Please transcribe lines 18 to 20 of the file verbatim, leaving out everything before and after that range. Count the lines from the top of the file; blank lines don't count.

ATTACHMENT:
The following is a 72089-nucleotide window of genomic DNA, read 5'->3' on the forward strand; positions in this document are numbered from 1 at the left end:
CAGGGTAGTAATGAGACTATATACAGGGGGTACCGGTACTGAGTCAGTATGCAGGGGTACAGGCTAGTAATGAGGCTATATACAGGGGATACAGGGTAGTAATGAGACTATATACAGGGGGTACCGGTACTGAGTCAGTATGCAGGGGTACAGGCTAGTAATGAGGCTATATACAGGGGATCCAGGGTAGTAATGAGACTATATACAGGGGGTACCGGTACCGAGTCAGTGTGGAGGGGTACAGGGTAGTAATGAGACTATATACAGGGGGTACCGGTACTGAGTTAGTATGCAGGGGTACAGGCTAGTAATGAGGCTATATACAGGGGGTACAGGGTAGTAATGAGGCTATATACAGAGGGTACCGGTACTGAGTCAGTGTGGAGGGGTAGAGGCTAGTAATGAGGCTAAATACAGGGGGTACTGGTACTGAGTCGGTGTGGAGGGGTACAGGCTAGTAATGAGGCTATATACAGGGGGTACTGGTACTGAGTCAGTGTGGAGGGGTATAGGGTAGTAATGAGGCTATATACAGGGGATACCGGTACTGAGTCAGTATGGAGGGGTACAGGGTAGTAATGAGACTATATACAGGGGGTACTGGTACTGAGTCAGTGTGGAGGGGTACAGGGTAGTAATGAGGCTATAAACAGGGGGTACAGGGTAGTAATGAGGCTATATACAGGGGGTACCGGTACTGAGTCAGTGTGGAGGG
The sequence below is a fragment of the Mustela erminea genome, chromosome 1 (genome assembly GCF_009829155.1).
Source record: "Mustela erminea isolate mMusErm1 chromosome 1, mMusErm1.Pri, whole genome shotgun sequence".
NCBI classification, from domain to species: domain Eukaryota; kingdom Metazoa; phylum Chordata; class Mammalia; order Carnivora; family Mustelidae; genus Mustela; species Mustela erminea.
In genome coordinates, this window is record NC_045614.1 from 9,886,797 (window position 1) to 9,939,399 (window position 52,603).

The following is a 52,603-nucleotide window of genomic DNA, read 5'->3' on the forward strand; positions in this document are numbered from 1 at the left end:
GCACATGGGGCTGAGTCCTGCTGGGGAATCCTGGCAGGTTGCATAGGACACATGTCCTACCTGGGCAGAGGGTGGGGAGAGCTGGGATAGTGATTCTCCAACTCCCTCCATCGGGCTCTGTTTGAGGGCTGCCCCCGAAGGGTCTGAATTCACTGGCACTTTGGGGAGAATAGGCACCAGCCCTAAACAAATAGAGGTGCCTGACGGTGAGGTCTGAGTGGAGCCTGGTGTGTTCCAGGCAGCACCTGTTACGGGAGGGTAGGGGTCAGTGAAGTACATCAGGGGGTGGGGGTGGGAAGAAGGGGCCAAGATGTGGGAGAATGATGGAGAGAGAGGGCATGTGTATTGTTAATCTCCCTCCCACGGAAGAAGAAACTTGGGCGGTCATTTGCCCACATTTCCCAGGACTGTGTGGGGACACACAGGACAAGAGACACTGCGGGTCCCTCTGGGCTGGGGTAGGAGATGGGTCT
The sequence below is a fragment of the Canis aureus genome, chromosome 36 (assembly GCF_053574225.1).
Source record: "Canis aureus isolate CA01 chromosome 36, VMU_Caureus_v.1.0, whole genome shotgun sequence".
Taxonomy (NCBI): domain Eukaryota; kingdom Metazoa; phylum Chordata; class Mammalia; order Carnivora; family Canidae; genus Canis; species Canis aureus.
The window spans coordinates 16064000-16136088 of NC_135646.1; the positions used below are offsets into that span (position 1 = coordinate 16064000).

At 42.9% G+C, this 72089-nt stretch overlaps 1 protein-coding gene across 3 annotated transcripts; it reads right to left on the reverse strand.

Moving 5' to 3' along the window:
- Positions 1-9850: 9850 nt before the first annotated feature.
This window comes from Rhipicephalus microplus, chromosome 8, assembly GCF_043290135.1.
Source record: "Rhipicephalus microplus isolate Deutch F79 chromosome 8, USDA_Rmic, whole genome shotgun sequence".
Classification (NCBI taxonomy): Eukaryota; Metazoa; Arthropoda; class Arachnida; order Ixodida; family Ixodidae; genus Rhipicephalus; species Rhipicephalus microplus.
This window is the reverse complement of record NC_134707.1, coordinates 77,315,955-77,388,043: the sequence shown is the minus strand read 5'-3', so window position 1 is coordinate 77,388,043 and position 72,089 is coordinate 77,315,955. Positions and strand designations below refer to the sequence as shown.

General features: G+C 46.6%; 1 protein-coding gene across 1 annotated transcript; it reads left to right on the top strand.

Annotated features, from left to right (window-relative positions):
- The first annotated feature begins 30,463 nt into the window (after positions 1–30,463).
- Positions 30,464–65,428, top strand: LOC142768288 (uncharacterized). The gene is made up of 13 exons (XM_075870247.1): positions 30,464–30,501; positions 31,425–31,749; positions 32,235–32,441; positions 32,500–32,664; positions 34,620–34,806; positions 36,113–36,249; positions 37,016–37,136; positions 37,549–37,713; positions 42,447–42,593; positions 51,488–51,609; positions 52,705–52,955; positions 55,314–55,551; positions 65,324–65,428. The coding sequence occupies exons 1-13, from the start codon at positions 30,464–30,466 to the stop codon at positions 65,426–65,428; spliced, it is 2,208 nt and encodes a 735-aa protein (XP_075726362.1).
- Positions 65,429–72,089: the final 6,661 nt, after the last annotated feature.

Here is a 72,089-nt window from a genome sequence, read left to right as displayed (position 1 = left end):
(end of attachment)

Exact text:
Classification (NCBI taxonomy): Eukaryota; Metazoa; Arthropoda; class Arachnida; order Ixodida; family Ixodidae; genus Rhipicephalus; species Rhipicephalus microplus.
This window is the reverse complement of record NC_134707.1, coordinates 77,315,955-77,388,043: the sequence shown is the minus strand read 5'-3', so window position 1 is coordinate 77,388,043 and position 72,089 is coordinate 77,315,955. Positions and strand designations below refer to the sequence as shown.

General features: G+C 46.6%; 1 protein-coding gene across 1 annotated transcript; it reads left to right on the top strand.